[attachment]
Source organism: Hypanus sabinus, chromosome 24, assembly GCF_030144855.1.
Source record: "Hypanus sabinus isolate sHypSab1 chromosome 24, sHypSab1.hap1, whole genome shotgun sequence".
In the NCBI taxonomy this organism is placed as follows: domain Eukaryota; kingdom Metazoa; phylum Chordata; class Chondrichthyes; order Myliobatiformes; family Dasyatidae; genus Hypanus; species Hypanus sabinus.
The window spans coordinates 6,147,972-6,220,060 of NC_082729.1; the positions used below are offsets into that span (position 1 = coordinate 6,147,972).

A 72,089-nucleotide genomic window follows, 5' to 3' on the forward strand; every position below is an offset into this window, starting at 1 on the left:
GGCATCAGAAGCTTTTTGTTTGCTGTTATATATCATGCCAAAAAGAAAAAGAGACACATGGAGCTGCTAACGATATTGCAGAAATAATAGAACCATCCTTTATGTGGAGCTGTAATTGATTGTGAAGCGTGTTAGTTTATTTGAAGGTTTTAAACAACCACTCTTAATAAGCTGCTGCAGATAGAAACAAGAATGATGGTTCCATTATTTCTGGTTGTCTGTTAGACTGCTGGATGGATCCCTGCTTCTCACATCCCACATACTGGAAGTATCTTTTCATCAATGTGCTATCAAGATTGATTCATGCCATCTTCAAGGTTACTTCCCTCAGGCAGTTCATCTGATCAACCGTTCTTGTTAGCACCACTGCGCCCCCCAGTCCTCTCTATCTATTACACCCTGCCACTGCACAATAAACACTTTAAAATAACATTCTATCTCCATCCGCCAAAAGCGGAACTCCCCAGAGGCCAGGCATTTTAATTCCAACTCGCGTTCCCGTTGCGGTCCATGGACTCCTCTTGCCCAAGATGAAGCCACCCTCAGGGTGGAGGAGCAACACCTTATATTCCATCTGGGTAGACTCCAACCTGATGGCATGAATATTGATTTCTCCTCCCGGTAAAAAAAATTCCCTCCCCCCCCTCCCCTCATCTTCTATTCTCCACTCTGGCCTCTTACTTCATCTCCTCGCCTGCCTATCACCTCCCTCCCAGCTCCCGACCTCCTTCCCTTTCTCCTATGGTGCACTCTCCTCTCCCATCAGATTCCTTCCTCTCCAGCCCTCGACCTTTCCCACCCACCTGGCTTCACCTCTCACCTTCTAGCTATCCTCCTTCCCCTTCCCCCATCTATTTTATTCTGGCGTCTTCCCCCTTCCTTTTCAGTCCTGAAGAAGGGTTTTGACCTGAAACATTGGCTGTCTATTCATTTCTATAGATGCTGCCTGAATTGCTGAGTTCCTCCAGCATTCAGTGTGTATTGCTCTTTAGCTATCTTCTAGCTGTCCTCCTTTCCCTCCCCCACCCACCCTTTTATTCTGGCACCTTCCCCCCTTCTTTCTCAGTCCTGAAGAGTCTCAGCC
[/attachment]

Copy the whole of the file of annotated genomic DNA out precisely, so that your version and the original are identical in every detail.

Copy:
Source organism: Hypanus sabinus, chromosome 24, assembly GCF_030144855.1.
Source record: "Hypanus sabinus isolate sHypSab1 chromosome 24, sHypSab1.hap1, whole genome shotgun sequence".
In the NCBI taxonomy this organism is placed as follows: domain Eukaryota; kingdom Metazoa; phylum Chordata; class Chondrichthyes; order Myliobatiformes; family Dasyatidae; genus Hypanus; species Hypanus sabinus.
The window spans coordinates 6,147,972-6,220,060 of NC_082729.1; the positions used below are offsets into that span (position 1 = coordinate 6,147,972).

A 72,089-nucleotide genomic window follows, 5' to 3' on the forward strand; every position below is an offset into this window, starting at 1 on the left:
GGCATCAGAAGCTTTTTGTTTGCTGTTATATATCATGCCAAAAAGAAAAAGAGACACATGGAGCTGCTAACGATATTGCAGAAATAATAGAACCATCCTTTATGTGGAGCTGTAATTGATTGTGAAGCGTGTTAGTTTATTTGAAGGTTTTAAACAACCACTCTTAATAAGCTGCTGCAGATAGAAACAAGAATGATGGTTCCATTATTTCTGGTTGTCTGTTAGACTGCTGGATGGATCCCTGCTTCTCACATCCCACATACTGGAAGTATCTTTTCATCAATGTGCTATCAAGATTGATTCATGCCATCTTCAAGGTTACTTCCCTCAGGCAGTTCATCTGATCAACCGTTCTTGTTAGCACCACTGCGCCCCCCAGTCCTCTCTATCTATTACACCCTGCCACTGCACAATAAACACTTTAAAATAACATTCTATCTCCATCCGCCAAAAGCGGAACTCCCCAGAGGCCAGGCATTTTAATTCCAACTCGCGTTCCCGTTGCGGTCCATGGACTCCTCTTGCCCAAGATGAAGCCACCCTCAGGGTGGAGGAGCAACACCTTATATTCCATCTGGGTAGACTCCAACCTGATGGCATGAATATTGATTTCTCCTCCCGGTAAAAAAAATTCCCTCCCCCCCCTCCCCTCATCTTCTATTCTCCACTCTGGCCTCTTACTTCATCTCCTCGCCTGCCTATCACCTCCCTCCCAGCTCCCGACCTCCTTCCCTTTCTCCTATGGTGCACTCTCCTCTCCCATCAGATTCCTTCCTCTCCAGCCCTCGACCTTTCCCACCCACCTGGCTTCACCTCTCACCTTCTAGCTATCCTCCTTCCCCTTCCCCCATCTATTTTATTCTGGCGTCTTCCCCCTTCCTTTTCAGTCCTGAAGAAGGGTTTTGACCTGAAACATTGGCTGTCTATTCATTTCTATAGATGCTGCCTGAATTGCTGAGTTCCTCCAGCATTCAGTGTGTATTGCTCTTTAGCTATCTTCTAGCTGTCCTCCTTTCCCTCCCCCACCCACCCTTTTATTCTGGCACCTTCCCCCCTTCTTTCTCAGTCCTGAAGAGTCTCAGCC